Deep-sea meg tooth discovery is a first

How did they spot it? The tooth was filmed from a ROV-mounted camera (Jürgen Pollerspöck / SNSB-Bavarian State Collection of Zoology)
How did they spot it? The tooth was filmed from a ROV-mounted camera (Jürgen Pollerspöck / SNSB-Bavarian State Collection of Zoology)

Giant teeth from prehistoric megalodon sharks are commonly found by scuba divers or washed up on beaches in certain parts of the world, and a specialist market has developed around buying and selling them. 

One meg tooth that was shed at least 3.5 million years ago has just been found in the deep ocean – which would be unremarkable except that it is the first documented example of such a tooth being spotted in situ where it fell, rather than in dredged-up material.

Some deep areas of seabed far from continents can experience minimal deposition of sediment for aeons, usually because they are constantly swept by strong currents.

This must have been the case on the 3.1km-deep ridge crest of an isolated seamount on which US and German researchers on the exploration vessel Nautilus were carrying out a geological and biological survey. The location lay in the vicinity of Johnston Atoll, south-west of Hawaii.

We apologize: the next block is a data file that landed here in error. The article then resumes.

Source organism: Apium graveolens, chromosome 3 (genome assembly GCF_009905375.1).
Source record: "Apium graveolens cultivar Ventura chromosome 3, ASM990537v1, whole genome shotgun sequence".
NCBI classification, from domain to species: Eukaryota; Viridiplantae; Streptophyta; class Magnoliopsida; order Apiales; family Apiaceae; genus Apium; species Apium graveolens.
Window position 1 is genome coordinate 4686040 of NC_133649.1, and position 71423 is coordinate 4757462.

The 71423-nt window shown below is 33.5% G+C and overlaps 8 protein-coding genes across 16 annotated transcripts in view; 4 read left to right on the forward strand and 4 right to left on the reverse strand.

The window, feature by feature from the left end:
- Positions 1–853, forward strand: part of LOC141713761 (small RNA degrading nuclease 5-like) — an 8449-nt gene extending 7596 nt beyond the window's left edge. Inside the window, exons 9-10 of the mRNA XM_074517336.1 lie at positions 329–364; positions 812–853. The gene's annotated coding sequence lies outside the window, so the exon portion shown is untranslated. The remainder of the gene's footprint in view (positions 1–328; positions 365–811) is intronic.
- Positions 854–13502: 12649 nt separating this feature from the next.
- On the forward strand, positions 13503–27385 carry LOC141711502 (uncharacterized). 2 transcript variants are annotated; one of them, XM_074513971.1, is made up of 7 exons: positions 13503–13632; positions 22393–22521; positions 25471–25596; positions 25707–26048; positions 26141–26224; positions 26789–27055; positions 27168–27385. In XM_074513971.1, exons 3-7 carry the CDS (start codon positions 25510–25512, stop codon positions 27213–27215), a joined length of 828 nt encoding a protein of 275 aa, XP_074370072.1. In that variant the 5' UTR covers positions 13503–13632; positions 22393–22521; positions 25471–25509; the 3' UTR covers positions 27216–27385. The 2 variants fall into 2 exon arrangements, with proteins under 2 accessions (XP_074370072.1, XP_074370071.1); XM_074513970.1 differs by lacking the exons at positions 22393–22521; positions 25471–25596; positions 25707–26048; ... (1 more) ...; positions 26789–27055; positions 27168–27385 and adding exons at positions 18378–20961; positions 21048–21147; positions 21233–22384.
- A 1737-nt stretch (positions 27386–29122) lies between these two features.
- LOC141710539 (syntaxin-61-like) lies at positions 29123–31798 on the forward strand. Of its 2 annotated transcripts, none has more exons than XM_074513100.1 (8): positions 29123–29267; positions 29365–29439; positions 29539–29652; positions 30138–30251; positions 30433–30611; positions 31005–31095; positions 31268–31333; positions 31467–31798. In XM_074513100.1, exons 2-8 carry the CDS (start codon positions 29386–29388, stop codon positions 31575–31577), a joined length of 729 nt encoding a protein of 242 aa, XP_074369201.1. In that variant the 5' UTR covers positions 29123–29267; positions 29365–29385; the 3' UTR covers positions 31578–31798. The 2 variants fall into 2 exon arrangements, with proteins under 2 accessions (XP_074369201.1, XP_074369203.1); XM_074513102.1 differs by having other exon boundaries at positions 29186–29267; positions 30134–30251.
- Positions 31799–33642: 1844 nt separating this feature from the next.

Views of the recovered meg tooth (Jürgen Pollerspöck / SNSB-Bavarian State Collection of Zoology)
Views of the recovered meg tooth (Jürgen Pollerspöck / SNSB-Bavarian State Collection of Zoology)

The scientists were scrutinising ROV camera footage when they spotted the fossilised tooth standing upright among small rocks, only partially embedded in sand. Having captured video of it in situ, they brought it to the surface.

The tooth was less than 7cm long and had a broken tip but its serrated edges remained sharp and unusually well-preserved, indicating that it was unlikely to have been carried on ocean currents and subjected to the battering that would entail. A ferro-manganese crust had accumulated over it.

Estimated size of a megalodon
Estimated size of a megalodon

Megalodons (Otodus megalodon) lived between 3.5 and 20 million years ago, and were among the largest known marine predators, reaching an estimated 20m in length. It is not known for sure why they became extinct, although oceanographic changes and competition for food from great white sharks could well have been factors.

“The first in situ documentation of a megatooth shark fossil from the deep sea highlights the importance of using advanced deep-diving technologies to survey the largest and least explored parts of our ocean,” said the team in the study now published in Historical Biology: An International Journal of Paleobiology.

Also on Divernet: Meg 2: The truth about the extinct mega shark, Meg Diver: Bill's Big Tooth adventures, The real Meg – 16m of power, Strange shark & an epoch-spanning graveyard

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